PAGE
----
Couple all of that with a cyberattack in May of this year and the preexisting challenges that come with running a newspaper in the digital age, and it’s easy to see that the paper has been enduring an extended period of turmoil.
In that, it seems as if some of the fundamentals of journalism integrity may have gotten lost in the shuffle.
Difficult Times, Even Bigger Problems
To be clear, it’s impossible to know why these particular issues happened. Even the most stable of publications can and do have issues and make mistakes. However, these recent incidents point to a systemic problem that needs to be addressed by the paper.
With the plagiarism case, the most immediate question is “How did this get through?” While it’s unclear if a plagiarism analysis would have caught the overlaps, it seems that the reporter was doing an aggregation piece and an editor should have at least compared the source and the new article to ensure that there were no issues.
Second, while firing the reporter for the paper is laudable, if potentially extreme depending on how severe the plagiarism was, the editor’s note doesn’t make it clear what text was at issue, which reporter was involved, doesn’t indicate that the byline was changed and doesn’t clearly identify the source material.
In short, it fails to meet even basic expectations of transparency in such a situation.
However, from a transparency standpoint, the second incident is even worse. Simply unpublishing an article without an editor’s note or formal comment is not acceptable. Unless the article was published accidentally, it is reasonable to expect that the paper would indicate that the article was removed and why. Sadly, we have no such information.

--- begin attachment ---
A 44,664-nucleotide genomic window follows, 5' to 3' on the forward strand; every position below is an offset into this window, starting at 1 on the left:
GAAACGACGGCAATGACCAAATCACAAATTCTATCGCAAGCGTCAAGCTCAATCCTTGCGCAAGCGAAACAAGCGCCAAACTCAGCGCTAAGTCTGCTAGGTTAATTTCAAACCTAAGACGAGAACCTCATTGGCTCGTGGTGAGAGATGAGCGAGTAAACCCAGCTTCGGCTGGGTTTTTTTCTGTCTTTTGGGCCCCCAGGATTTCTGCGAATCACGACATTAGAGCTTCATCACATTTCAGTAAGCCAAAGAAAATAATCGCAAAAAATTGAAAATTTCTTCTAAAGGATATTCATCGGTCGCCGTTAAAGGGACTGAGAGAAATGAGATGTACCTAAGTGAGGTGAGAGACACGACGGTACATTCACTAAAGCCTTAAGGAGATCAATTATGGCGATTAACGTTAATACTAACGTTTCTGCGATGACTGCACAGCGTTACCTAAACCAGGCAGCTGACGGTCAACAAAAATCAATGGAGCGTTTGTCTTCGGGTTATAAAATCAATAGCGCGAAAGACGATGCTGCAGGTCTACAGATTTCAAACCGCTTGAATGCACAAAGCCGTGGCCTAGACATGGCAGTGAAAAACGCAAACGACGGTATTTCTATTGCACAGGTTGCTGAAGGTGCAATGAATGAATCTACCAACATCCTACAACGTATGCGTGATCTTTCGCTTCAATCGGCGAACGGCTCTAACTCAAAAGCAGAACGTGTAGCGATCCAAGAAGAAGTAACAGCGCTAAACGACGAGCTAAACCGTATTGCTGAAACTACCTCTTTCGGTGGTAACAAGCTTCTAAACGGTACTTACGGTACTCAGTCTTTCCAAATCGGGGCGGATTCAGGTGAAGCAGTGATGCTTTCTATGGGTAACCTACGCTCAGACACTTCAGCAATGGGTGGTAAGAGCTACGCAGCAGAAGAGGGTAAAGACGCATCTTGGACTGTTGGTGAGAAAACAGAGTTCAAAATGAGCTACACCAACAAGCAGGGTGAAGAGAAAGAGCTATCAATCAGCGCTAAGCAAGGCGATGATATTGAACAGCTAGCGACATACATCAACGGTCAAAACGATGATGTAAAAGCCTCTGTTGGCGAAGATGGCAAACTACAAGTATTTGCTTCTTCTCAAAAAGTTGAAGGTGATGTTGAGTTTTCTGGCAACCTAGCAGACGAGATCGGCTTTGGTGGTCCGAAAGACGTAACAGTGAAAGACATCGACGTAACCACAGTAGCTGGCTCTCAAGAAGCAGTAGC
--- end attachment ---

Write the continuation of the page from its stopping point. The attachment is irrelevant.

While it would be easy to blame these issues on one or two bad articles or a bad reporter, it’s clear that the system that is supposed to check behind reporters and correct these issues is not working as it should.
I think it’s safe to say that the last four years at the paper have been tumultuous. To call them challenging times is a gross understatement.
However, a newspaper like the Inquirer has an obligation to not lose sight of its journalistic integrity, and that means fostering a culture and maintaining policies that support it.
While working to improve diversity and equity within both its pages and its ranks is a laudable goal, it’s meaningless if the paper loses sight of its ethical obligations to its readers.
Fortunately, these incidents, in a vacuum, are relatively minor. Though they highlight issues within their culture and processes that they need to address, they aren’t catastrophic by themselves.
As such, they can serve as a wake-up call for the paper to take these issues seriously and put the work in to fix them before something much worse happens.
Because, while their nearly 200-year history is impressive and should be commended, it’s a history that can be erased in the blink of an eye with a single error if it is severe enough.
Here’s hoping that’s not how the paper’s story ends.